The Age of Pirates (1684-1724)

Madagascar was a haven for pirates who sailed the Indian Ocean to steal from merchant ships. These pirates were former European sailors who had deserted or been captured by other pirates. They created a diverse and free-spirited community, living by their own rules and traditions. They often partnered with local kings who provided protection and supplies in exchange for a share of the loot. Through mixed marriages, they helped spread European culture in Madagascar.

The Mascarene Islands and the Madagascar coast from 1724 to 1811

The Europeans kept expanding on the coast of Madagascar, often competing for control of resources. The Mascarene Islands, including La Réunion, Mauritius, and Rodrigues, were colonized by the French in the 18th century. They used these islands as a trading base with Madagascar and India. Unfortunately, they also played a role in the slave trade by deporting thousands of Malagasy people to work on sugar plantations in nearby islands or the Caribbean. Meanwhile, there were conflicts between the French and English along the Malagasy coast as they fought for control of trade and territories.

European Activities and Their Outcomes

The history of Madagascar saw the rise of powerful kingdoms that resisted or used European influence to dominate their neighbors. The island’s economy became part of the global colonial trade system, focusing on exporting tropical products at the expense of local development. A cultural blend between Malagasy and Europeans led to the emergence of a new mixed social class known as Karana. These activities had a lasting impact on Malagasy politics, economy, and society, causing internal tensions and enduring transformations.

Chapter IV – Ancestors’ Civilization

Material Life

Malagasy ancestors are descendants of a mix between African and Southeast Asian populations. They settled on the island about 2000 years ago, adapting to the diverse geographic and climatic conditions of Madagascar by utilizing natural resources. Their material life involves building houses using wood, bamboo, or earth, crafting tools and weapons from iron, wood, or bone, practicing slash-and-burn agriculture, raising zebus (a type of cattle), and fishing.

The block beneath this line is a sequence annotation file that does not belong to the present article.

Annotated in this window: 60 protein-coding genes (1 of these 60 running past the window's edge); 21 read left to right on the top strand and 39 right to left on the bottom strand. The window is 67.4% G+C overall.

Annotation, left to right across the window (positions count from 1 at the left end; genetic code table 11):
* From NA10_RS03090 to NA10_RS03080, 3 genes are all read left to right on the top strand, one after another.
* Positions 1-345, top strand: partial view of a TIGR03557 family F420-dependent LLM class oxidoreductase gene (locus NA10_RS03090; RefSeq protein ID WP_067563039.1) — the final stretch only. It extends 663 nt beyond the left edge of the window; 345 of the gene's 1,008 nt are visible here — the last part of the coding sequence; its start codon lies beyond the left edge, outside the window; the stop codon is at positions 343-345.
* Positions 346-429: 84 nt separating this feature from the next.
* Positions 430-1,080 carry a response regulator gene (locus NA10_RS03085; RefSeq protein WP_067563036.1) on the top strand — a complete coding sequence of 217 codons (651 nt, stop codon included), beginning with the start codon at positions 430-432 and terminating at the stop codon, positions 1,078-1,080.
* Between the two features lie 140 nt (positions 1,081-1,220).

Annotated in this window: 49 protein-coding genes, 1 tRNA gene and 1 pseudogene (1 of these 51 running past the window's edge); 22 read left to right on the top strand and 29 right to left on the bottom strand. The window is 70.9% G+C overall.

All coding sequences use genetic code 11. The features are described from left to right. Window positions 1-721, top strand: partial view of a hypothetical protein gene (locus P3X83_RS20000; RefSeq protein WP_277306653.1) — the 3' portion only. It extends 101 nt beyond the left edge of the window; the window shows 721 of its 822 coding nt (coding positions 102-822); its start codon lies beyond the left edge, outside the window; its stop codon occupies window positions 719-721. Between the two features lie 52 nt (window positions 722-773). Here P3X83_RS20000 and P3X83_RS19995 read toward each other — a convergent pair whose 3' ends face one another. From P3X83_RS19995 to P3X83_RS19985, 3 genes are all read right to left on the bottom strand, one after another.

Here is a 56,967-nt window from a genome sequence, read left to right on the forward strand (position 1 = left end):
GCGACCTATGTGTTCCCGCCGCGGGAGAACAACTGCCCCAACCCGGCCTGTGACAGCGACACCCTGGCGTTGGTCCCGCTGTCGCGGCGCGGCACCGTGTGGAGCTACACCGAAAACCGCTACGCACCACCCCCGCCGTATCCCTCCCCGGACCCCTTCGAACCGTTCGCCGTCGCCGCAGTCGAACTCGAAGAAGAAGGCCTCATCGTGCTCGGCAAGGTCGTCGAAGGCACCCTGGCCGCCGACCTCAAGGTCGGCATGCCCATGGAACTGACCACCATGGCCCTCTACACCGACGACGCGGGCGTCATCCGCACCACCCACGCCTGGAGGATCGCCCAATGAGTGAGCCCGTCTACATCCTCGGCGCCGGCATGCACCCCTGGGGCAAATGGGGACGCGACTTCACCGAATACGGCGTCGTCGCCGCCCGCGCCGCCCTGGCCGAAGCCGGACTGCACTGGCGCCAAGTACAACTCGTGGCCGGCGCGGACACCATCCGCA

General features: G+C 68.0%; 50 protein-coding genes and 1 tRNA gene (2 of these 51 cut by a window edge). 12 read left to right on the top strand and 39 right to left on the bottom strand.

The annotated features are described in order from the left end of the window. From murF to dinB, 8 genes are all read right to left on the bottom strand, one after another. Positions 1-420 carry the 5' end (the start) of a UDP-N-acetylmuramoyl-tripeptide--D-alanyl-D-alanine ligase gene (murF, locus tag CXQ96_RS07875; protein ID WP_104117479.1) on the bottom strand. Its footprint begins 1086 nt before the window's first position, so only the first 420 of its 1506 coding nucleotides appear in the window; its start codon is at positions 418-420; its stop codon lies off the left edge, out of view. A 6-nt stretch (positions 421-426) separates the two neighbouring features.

Spiritual Life

The Sakalava people base their spiritual beliefs on the idea of a supreme God called Zanahary or Andriamanitra. They also believe in ancestral spirits known as Razana, who are thought to influence the lives of the living. The Sakalava perform elaborate funeral rituals aimed at guiding the deceased into the world of ancestors and maintaining connections between generations. Additionally, they hold reverence for nature spirits referred to as Tody or Zazavavy, which are believed to dwell within trees, rocks, and springs.

Society and political institutions

Their society is based on family principles, solidarity, and hierarchy. They form clans called Foko, which share a common origin and territory. They acknowledge leaders known as Andriana or Mpanjaka, who hold political and religious power. They adhere to customs and laws called Fomba or Dina that govern social relations and conflicts.

Madagascar Kingdoms: 15th to 17th Century

Madagascar’s history is marked by the emergence of different kingdoms, including the Antemoro in the East, Betsimisaraka in the north, Sakalava in the west, and Mahafaly and Masikoro to the north of Toliary. The Betsileo kingdom was initially centralized but later gave rise to the Merina monarchy. These kingdoms took shape over various centuries, reflecting a rich and diverse historical tapestry on the island.

Third Period: The New Era (since 1810)

Chapter VI – The Kingdom of Madagascar

Madagascar under King Radama I

Madagascar’s kingdom was founded by Radama I, the king of the Merina kingdom in the central highlands of the island. With help from the British, he built a modern army with guns and brought most of Madagascar under his rule. He made friends with European powers like France and England and encouraged Western education, Protestant Christianity, and the use of Latin-based Malagasy writing.

The oppressive rule of Queen Ranavalona I

After Radama I’s death in 1828, his widow Ranavalona I took over as the ruler. She followed a strict and isolated policy, banning Christianity and persecuting missionaries and converts. She limited interactions with foreigners and imposed forced labor on her people. Additionally, she resisted French invasion attempts in the northwest of the island. Her reign was characterized by closed-off policies and authoritarian measures.